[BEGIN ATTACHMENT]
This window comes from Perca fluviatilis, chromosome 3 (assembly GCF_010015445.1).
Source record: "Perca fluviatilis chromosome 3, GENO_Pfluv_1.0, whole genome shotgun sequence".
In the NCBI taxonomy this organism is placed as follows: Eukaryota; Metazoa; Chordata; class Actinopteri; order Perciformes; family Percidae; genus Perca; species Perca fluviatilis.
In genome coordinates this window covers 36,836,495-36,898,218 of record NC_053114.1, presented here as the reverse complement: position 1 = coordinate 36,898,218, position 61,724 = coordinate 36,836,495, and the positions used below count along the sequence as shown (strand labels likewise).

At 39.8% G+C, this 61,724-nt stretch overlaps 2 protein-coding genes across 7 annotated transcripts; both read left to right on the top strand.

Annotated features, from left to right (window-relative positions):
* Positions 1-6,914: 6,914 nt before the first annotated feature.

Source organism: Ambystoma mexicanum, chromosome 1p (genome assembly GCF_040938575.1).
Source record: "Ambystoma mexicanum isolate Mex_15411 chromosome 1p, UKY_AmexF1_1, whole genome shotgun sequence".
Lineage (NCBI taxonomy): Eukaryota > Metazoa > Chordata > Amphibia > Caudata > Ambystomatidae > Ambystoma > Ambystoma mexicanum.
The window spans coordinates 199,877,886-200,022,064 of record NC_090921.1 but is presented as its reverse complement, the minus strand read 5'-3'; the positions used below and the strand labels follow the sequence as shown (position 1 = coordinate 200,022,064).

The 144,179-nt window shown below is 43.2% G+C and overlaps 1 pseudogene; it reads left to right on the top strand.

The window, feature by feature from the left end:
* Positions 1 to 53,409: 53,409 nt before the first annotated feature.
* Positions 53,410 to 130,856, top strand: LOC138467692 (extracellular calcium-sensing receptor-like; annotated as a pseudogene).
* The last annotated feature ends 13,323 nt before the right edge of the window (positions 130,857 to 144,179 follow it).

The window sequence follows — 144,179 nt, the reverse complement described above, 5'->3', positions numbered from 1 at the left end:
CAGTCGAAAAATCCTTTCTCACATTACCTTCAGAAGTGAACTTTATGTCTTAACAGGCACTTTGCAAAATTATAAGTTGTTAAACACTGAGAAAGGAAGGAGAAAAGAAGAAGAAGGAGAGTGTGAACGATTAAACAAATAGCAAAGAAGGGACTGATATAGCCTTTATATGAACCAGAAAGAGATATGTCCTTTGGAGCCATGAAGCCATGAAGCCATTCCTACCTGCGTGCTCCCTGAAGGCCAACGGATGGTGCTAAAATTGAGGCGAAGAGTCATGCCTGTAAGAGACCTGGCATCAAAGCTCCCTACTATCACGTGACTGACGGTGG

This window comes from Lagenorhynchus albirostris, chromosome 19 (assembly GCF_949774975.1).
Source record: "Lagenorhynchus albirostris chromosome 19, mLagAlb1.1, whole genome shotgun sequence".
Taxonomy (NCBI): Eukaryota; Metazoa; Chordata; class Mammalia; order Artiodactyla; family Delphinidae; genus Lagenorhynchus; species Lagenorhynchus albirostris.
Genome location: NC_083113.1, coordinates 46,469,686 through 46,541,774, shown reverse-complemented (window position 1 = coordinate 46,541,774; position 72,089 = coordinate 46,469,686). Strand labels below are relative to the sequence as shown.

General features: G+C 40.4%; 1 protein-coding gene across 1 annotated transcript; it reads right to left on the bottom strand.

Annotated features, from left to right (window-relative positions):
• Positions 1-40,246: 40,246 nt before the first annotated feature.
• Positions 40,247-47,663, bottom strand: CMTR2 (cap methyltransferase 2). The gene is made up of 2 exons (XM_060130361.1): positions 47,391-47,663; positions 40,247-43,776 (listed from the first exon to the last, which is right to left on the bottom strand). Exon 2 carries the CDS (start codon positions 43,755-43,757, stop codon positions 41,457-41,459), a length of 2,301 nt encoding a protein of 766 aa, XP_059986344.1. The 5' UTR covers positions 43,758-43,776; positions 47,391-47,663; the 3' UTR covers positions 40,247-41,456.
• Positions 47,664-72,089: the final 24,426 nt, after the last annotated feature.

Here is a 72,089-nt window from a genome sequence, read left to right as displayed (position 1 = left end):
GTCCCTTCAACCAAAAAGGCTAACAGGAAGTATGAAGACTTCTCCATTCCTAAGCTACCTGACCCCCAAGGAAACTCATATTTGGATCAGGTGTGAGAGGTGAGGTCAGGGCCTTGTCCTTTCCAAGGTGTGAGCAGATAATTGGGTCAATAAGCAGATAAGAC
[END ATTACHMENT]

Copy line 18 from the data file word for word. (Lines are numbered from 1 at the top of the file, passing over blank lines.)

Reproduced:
CAGTCGAAAAATCCTTTCTCACATTACCTTCAGAAGTGAACTTTATGTCTTAACAGGCACTTTGCAAAATTATAAGTTGTTAAACACTGAGAAAGGAAGGAGAAAAGAAGAAGAAGGAGAGTGTGAACGATTAAACAAATAGCAAAGAAGGGACTGATATAGCCTTTATATGAACCAGAAAGAGATATGTCCTTTGGAGCCATGAAGCCATGAAGCCATTCCTACCTGCGTGCTCCCTGAAGGCCAACGGATGGTGCTAAAATTGAGGCGAAGAGTCATGCCTGTAAGAGACCTGGCATCAAAGCTCCCTACTATCACGTGACTGACGGTGG